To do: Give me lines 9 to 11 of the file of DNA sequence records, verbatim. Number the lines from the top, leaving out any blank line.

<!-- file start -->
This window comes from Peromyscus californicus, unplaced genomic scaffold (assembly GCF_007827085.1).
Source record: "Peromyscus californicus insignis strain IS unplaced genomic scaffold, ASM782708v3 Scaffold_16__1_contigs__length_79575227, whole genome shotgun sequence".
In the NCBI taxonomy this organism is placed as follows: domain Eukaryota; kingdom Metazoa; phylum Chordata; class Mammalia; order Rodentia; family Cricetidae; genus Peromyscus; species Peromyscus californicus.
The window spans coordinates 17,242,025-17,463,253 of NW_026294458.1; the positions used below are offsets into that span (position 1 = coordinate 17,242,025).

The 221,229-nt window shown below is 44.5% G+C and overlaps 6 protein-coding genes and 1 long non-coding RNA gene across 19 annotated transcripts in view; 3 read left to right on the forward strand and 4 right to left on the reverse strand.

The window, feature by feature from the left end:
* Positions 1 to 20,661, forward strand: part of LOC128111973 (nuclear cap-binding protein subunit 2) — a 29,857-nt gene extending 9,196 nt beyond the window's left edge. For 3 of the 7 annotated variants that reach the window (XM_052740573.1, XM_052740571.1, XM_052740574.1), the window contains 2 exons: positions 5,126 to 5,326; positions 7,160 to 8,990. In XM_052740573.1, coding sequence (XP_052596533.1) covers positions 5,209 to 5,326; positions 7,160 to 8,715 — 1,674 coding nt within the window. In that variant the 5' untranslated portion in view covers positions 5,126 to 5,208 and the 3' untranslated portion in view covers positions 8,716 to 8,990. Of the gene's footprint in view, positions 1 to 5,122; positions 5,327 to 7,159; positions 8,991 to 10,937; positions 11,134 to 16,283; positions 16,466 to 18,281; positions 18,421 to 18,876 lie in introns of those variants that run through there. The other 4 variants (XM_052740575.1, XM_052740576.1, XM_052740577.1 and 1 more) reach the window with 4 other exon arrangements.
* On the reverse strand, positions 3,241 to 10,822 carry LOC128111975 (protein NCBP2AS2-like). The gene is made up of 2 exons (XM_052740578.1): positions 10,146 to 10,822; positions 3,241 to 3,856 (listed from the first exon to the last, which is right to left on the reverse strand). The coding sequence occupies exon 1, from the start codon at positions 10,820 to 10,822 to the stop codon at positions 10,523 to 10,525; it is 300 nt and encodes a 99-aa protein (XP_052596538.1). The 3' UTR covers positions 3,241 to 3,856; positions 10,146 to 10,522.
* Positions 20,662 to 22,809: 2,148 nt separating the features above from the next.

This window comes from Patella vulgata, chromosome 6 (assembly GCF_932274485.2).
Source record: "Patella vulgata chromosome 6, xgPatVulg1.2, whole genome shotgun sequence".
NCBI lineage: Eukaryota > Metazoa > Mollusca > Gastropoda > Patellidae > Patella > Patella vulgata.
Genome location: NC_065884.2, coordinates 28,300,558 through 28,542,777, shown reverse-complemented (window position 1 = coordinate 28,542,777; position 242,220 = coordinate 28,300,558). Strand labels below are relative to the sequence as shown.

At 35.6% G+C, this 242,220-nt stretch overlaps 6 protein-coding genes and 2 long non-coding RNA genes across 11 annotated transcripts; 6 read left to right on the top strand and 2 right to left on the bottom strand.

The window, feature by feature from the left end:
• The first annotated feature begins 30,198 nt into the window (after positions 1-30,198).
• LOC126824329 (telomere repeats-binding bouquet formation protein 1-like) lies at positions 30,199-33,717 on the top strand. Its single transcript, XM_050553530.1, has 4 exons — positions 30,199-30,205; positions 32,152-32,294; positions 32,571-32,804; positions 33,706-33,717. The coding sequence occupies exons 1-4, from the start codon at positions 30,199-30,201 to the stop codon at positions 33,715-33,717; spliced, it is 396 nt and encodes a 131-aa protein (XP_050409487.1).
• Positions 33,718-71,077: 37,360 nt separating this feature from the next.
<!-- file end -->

* Positions 20,662 to 22,809: 2,148 nt separating the features above from the next.

This window comes from Patella vulgata, chromosome 6 (assembly GCF_932274485.2).
Source record: "Patella vulgata chromosome 6, xgPatVulg1.2, whole genome shotgun sequence".